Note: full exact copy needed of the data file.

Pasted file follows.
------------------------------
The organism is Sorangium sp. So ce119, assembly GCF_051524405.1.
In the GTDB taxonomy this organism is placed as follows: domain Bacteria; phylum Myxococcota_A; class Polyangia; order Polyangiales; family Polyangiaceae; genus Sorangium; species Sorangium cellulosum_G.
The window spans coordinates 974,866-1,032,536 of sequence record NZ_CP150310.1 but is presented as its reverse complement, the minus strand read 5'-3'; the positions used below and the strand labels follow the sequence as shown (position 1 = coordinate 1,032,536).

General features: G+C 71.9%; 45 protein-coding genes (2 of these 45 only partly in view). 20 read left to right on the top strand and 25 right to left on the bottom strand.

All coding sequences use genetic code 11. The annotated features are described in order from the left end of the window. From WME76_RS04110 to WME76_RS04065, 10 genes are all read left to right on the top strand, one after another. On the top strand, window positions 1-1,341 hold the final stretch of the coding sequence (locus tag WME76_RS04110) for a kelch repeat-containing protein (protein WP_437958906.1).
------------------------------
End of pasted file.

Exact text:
The organism is Sorangium sp. So ce119, assembly GCF_051524405.1.
In the GTDB taxonomy this organism is placed as follows: domain Bacteria; phylum Myxococcota_A; class Polyangia; order Polyangiales; family Polyangiaceae; genus Sorangium; species Sorangium cellulosum_G.
The window spans coordinates 974,866-1,032,536 of sequence record NZ_CP150310.1 but is presented as its reverse complement, the minus strand read 5'-3'; the positions used below and the strand labels follow the sequence as shown (position 1 = coordinate 1,032,536).

General features: G+C 71.9%; 45 protein-coding genes (2 of these 45 only partly in view). 20 read left to right on the top strand and 25 right to left on the bottom strand.

All coding sequences use genetic code 11. The annotated features are described in order from the left end of the window. From WME76_RS04110 to WME76_RS04065, 10 genes are all read left to right on the top strand, one after another. On the top strand, window positions 1-1,341 hold the final stretch of the coding sequence (locus tag WME76_RS04110) for a kelch repeat-containing protein (protein WP_437958906.1).